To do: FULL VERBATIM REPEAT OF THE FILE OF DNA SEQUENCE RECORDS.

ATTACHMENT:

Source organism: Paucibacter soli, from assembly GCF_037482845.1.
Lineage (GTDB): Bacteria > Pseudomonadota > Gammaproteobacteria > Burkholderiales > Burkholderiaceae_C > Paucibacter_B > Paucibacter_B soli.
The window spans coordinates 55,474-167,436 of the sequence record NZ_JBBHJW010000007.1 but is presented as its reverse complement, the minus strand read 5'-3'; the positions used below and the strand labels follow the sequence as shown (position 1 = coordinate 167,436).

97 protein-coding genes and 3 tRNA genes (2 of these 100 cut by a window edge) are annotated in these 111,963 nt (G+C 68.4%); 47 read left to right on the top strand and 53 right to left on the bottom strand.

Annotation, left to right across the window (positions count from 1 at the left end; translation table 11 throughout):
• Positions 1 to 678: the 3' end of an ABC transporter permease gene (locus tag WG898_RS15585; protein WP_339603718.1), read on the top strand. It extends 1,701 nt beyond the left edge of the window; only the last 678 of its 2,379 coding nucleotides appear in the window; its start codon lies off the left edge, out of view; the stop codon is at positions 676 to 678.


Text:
Source organism: Paucibacter soli, from assembly GCF_037482845.1.
Lineage (GTDB): Bacteria > Pseudomonadota > Gammaproteobacteria > Burkholderiales > Burkholderiaceae_C > Paucibacter_B > Paucibacter_B soli.
The window spans coordinates 55,474-167,436 of the sequence record NZ_JBBHJW010000007.1 but is presented as its reverse complement, the minus strand read 5'-3'; the positions used below and the strand labels follow the sequence as shown (position 1 = coordinate 167,436).

97 protein-coding genes and 3 tRNA genes (2 of these 100 cut by a window edge) are annotated in these 111,963 nt (G+C 68.4%); 47 read left to right on the top strand and 53 right to left on the bottom strand.

Annotation, left to right across the window (positions count from 1 at the left end; translation table 11 throughout):
• Positions 1 to 678: the 3' end of an ABC transporter permease gene (locus tag WG898_RS15585; protein WP_339603718.1), read on the top strand. It extends 1,701 nt beyond the left edge of the window; only the last 678 of its 2,379 coding nucleotides appear in the window; its start codon lies off the left edge, out of view; the stop codon is at positions 676 to 678.